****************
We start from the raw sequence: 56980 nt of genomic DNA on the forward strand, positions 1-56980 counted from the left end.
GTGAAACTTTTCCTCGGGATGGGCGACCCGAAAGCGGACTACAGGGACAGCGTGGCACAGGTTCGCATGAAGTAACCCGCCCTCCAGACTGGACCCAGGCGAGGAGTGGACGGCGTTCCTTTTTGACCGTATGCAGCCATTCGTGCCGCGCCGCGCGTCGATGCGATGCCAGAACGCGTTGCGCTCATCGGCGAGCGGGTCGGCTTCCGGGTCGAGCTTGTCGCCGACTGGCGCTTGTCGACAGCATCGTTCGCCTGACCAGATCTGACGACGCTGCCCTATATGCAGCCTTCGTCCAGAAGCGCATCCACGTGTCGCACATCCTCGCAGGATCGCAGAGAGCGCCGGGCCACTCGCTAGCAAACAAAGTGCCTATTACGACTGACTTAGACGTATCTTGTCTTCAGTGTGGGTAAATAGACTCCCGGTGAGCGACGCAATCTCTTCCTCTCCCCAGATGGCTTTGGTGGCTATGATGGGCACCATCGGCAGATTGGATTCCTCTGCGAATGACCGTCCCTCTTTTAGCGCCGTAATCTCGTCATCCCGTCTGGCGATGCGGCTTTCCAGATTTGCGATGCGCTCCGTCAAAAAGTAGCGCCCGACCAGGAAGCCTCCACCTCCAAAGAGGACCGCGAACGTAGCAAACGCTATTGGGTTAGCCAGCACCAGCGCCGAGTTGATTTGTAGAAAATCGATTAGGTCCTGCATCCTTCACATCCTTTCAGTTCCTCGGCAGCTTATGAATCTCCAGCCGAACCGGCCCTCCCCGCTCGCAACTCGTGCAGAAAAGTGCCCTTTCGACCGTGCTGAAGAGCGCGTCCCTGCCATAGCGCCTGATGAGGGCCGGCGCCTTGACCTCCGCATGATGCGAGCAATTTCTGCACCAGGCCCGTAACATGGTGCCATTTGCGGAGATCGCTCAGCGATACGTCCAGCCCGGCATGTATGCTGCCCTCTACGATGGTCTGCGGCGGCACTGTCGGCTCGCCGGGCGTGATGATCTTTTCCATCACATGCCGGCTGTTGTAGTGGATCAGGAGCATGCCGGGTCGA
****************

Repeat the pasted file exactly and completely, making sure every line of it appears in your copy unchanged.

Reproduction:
We start from the raw sequence: 56980 nt of genomic DNA on the forward strand, positions 1-56980 counted from the left end.
GTGAAACTTTTCCTCGGGATGGGCGACCCGAAAGCGGACTACAGGGACAGCGTGGCACAGGTTCGCATGAAGTAACCCGCCCTCCAGACTGGACCCAGGCGAGGAGTGGACGGCGTTCCTTTTTGACCGTATGCAGCCATTCGTGCCGCGCCGCGCGTCGATGCGATGCCAGAACGCGTTGCGCTCATCGGCGAGCGGGTCGGCTTCCGGGTCGAGCTTGTCGCCGACTGGCGCTTGTCGACAGCATCGTTCGCCTGACCAGATCTGACGACGCTGCCCTATATGCAGCCTTCGTCCAGAAGCGCATCCACGTGTCGCACATCCTCGCAGGATCGCAGAGAGCGCCGGGCCACTCGCTAGCAAACAAAGTGCCTATTACGACTGACTTAGACGTATCTTGTCTTCAGTGTGGGTAAATAGACTCCCGGTGAGCGACGCAATCTCTTCCTCTCCCCAGATGGCTTTGGTGGCTATGATGGGCACCATCGGCAGATTGGATTCCTCTGCGAATGACCGTCCCTCTTTTAGCGCCGTAATCTCGTCATCCCGTCTGGCGATGCGGCTTTCCAGATTTGCGATGCGCTCCGTCAAAAAGTAGCGCCCGACCAGGAAGCCTCCACCTCCAAAGAGGACCGCGAACGTAGCAAACGCTATTGGGTTAGCCAGCACCAGCGCCGAGTTGATTTGTAGAAAATCGATTAGGTCCTGCATCCTTCACATCCTTTCAGTTCCTCGGCAGCTTATGAATCTCCAGCCGAACCGGCCCTCCCCGCTCGCAACTCGTGCAGAAAAGTGCCCTTTCGACCGTGCTGAAGAGCGCGTCCCTGCCATAGCGCCTGATGAGGGCCGGCGCCTTGACCTCCGCATGATGCGAGCAATTTCTGCACCAGGCCCGTAACATGGTGCCATTTGCGGAGATCGCTCAGCGATACGTCCAGCCCGGCATGTATGCTGCCCTCTACGATGGTCTGCGGCGGCACTGTCGGCTCGCCGGGCGTGATGATCTTTTCCATCACATGCCGGCTGTTGTAGTGGATCAGGAGCATGCCGGGTCGA